My Biggest Issue With Dunkirk

However, a decision that I cannot understand and prevents this film from ranking amongst the best Nolan films and best war films was to make Dunkirk 12A/PG-13. Dunkirk is a war film. Now, I have never been involved in a war or combat and I hope I never will. However, as someone who has studied history and someone who has read/watched plenty of first-hand accounts of various modern wars and conflicts I am quite confident in making this statement; War is not 12A/PG-13.

British Soldiers at Dunkirk

For me, some of the best films about warfare such as Saving Private Ryan, Hacksaw Ridge and We Were Soldiers portrayed war in its most realistic and truthful form. Those films were brutal, gritty and uncompromising in their depiction of war. Because of this, any film that is below the standard established by the films that I mentioned above means that I struggle to emotionally connect to the situation and the characters.

Unfortunately, the inability of Dunkirk to give us a graphic depiction of this pivotal event in WW2 prevented me from loving the film. The use of practical effects and certain moments did give the film some realism and brutality. Yet, I just felt that this film was watered down to appeal to a wider audience instead of being faithful to the nature of this event. Still, not everyone will agree with my views on this particular matter. More importantly, the good in this film outweighs the bad. While Nolan has made better films, Dunkirk is worth seeing and it could rank higher for me after repeat viewings.

Their Finest (Film Review) – Serviceable but Forgettable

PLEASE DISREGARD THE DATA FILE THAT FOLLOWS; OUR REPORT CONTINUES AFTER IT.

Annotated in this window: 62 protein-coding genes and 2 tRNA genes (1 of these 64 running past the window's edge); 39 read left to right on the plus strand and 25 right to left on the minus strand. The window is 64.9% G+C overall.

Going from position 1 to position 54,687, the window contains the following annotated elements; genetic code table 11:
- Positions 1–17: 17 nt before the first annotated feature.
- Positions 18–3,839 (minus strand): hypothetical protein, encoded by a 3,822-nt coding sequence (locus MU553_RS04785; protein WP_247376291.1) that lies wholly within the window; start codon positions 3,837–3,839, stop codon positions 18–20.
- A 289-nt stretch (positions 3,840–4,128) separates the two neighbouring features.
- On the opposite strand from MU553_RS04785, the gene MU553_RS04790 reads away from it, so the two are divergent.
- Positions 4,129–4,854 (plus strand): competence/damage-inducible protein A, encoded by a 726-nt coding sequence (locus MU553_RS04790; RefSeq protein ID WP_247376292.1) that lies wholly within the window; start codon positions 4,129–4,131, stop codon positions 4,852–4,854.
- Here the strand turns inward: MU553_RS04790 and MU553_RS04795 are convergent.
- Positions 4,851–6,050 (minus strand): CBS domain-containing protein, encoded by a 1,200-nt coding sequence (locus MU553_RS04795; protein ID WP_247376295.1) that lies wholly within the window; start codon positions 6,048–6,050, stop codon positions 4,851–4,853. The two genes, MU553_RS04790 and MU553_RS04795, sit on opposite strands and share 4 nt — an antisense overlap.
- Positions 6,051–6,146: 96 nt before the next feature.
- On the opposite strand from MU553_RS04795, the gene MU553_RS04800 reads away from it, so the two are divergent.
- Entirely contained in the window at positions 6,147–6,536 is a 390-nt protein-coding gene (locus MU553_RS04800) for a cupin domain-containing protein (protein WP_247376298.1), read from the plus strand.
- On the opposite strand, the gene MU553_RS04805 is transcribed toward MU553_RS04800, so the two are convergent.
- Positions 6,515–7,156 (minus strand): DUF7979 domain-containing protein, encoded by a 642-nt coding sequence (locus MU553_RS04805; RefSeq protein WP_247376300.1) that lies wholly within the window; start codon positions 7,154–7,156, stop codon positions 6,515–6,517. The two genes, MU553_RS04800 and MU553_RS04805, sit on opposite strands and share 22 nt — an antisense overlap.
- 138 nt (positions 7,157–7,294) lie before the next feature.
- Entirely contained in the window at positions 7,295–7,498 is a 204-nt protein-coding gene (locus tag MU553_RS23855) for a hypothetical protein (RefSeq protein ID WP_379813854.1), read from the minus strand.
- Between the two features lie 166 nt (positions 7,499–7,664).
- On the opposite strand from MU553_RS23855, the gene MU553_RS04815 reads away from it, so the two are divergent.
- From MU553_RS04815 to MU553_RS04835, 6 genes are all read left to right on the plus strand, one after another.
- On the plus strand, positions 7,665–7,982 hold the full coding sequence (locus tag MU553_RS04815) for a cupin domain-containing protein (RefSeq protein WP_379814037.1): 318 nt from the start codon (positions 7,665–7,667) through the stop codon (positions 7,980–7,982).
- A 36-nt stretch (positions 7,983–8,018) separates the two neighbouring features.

Their Finest is a British war drama directed by Lone Scherfig and is based on the 2009 novel Their Finest Hour and a Half which was written by Lissa Evans. The film stars Gemma ArtertonSam ClaflinBill NighyJack HustonJake LacyRichard E. GrantRachael Stirling and Jeremy Irons. The story is set in Britain during World War II (WW2) and focuses on the making of a morale-boosting film by a British Ministry of Information film team. The film being made is about the Dunkirk evacuation but the filming is taking place during the Battle of Britain and the London Blitz.

My Knowledge and Expectation of Their Finest

To be honest, I knew little about Their Finest. I had seen little marketing for the film, I had not seen any trailers for it and had not read or watched any reviews. ­The only thing I knew was that Bill Nighy was in it and I thought I might as well give Their Finest a chance. Certainly, I like Bill Nighy but I also like films set during WW2 and I had a feeling that I could be pleasantly surprised by this film.

Sam Claflin and Gemma Arterton in Their Finest

My Thoughts on Their Finest